Travel Management Companies. “This is a trend that has affected both our margins and our revenue stream. The first place corporates look to cut costs is to move their travel management in-house,” mentions Vankeirsbilck. “What most companies do not realise is that travel management fees amount to between 7% and 10% of the total trip, which is really just the tip of the iceberg. Thus, the opportunity for saving by cutting out the travel management cost is minimal. Instead, we advise companies to
look at the costs incurred through suppliers, such as flights and hotels,” he cautions. Moving the travel function in-house is not always the cost-effective solution it seems to be. Firstly, expensive technology is required. In addition, travel management is a complex, labour-intensive and time-consuming business. Vankeirsbilck maintains that the strengths inherent in thebusiness of travel management lie in the value it is able to bring to its clients in terms of managing spend and providing on-thespot assistance to travellers. “This is our core business, and by handling this function for our clients, we are giving them more time to focus on their core business.” Ultimately, Vankeirsbilck believes that the future for Travel Management Companies in South Africa is not easy to gauge. “Next year’s performance is reliant on where the economy goes. Travel trends and destinations reflect the economic environment. For example, trips to Europe make up 60% of South African business travel, as they are our major trading partners.” Other factors are also set to influence travel management trends. Environmental issues and pressure on corporates to ‘green’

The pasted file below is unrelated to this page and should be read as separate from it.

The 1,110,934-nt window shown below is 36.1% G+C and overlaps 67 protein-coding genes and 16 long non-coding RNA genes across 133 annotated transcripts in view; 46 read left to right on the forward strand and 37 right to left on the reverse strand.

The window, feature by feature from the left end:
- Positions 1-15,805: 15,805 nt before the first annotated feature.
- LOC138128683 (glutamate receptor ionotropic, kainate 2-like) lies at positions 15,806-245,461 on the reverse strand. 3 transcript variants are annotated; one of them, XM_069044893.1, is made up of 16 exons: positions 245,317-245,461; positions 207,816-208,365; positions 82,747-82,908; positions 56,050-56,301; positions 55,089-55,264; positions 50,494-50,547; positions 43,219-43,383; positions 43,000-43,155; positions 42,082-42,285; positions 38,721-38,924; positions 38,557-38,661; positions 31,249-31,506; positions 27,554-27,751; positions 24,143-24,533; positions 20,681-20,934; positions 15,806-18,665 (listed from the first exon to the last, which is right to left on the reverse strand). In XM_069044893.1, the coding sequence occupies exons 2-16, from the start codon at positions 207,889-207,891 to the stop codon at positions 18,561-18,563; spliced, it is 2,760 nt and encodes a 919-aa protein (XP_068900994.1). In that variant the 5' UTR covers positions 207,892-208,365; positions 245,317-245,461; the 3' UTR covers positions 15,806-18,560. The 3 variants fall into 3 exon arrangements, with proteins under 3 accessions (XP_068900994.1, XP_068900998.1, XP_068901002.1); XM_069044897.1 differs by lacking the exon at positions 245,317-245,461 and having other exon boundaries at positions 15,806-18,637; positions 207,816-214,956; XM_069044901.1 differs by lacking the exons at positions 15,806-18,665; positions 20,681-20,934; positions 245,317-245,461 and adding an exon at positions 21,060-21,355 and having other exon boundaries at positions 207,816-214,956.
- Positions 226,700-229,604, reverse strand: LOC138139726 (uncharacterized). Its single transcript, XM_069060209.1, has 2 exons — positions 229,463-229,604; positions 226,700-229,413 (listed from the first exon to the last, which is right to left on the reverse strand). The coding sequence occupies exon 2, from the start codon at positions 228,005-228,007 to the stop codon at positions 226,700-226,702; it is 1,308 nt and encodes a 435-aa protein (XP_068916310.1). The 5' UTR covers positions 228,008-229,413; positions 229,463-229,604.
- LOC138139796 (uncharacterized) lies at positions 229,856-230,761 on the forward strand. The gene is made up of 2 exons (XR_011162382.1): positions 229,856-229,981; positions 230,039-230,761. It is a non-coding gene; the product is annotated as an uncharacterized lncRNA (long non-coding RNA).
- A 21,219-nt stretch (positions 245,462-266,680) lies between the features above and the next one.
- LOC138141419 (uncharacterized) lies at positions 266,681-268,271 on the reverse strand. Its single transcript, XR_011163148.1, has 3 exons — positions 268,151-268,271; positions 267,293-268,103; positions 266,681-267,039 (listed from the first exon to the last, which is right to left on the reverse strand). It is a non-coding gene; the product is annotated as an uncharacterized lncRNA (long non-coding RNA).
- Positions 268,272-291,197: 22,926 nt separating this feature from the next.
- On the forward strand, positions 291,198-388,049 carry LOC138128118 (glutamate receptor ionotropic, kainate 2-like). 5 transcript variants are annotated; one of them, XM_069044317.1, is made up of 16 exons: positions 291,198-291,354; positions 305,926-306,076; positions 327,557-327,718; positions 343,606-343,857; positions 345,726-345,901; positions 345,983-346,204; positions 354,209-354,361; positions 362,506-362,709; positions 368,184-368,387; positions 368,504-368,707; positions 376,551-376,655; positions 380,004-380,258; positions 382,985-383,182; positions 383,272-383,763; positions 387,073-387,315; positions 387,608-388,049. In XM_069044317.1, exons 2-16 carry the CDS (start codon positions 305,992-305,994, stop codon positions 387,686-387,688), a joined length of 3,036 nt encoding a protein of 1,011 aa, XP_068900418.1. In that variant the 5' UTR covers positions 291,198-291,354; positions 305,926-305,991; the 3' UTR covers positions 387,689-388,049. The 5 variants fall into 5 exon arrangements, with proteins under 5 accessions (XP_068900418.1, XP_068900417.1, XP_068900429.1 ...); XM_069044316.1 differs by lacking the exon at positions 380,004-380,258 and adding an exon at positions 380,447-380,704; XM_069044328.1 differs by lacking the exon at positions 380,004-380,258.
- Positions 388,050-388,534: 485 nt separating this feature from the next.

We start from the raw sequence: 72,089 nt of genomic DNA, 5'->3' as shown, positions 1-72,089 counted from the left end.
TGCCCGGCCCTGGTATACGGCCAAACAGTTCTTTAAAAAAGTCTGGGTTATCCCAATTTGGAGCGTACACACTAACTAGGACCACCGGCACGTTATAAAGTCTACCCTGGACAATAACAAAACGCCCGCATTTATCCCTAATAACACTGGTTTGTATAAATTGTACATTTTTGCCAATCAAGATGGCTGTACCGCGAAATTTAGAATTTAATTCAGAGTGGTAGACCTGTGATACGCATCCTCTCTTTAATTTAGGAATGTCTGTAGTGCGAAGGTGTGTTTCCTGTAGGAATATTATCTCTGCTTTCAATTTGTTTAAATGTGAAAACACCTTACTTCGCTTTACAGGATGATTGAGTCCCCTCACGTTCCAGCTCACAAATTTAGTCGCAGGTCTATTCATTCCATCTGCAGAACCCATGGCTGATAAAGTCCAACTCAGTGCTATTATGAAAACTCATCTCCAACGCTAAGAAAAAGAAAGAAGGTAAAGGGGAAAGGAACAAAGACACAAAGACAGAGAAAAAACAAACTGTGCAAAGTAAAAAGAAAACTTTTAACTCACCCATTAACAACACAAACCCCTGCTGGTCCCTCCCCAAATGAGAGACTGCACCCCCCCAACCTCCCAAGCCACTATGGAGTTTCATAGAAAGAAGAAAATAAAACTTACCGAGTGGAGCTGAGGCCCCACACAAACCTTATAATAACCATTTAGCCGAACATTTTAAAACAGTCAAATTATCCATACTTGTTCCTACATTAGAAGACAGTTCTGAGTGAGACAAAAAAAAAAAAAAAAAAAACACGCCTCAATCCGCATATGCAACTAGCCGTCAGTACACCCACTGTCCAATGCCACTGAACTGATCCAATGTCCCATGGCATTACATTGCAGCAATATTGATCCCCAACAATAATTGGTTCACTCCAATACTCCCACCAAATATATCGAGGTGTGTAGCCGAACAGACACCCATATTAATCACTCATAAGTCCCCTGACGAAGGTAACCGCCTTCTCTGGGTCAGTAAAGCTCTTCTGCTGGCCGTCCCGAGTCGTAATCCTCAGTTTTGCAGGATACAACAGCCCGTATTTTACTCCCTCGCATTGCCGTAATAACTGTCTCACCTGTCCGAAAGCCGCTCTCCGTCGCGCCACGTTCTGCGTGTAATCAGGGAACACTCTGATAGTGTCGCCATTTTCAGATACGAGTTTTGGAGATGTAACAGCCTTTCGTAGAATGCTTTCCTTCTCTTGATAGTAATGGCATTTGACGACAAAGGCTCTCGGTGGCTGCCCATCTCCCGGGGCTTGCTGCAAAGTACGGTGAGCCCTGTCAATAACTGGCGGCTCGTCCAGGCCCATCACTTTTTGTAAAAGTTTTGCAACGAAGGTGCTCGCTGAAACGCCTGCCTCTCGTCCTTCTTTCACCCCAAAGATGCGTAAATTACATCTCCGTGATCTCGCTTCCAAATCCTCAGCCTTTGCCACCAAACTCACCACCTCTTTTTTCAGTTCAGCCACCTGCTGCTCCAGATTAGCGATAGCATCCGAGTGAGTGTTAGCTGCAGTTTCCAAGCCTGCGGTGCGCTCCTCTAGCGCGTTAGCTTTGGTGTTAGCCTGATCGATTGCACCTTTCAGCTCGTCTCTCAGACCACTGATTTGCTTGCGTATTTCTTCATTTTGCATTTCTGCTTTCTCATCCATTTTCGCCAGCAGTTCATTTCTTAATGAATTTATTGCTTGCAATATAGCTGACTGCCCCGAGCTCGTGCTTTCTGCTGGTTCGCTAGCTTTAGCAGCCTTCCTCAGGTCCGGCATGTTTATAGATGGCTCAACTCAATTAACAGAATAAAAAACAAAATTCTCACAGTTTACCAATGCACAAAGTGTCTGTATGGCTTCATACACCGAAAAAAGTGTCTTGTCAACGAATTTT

their business practices are shaping many of the travel decisions made by companies in Europe and the USA. While South Africa is lagging in this regard, it is something that travel management companies should have on their radars. “If we are to take anything from these tough times, it will be that clients are finally able to see the value we provide,” says Vankeirsbilck. “It hasn’t always been easy to show clients where we fit into the picture, and to prove that using a Travel Management Company to manage the costs for you provides a saving in the long term. I think we have now reached that point, which is, in essence, a milestone reached for the industry as a whole.”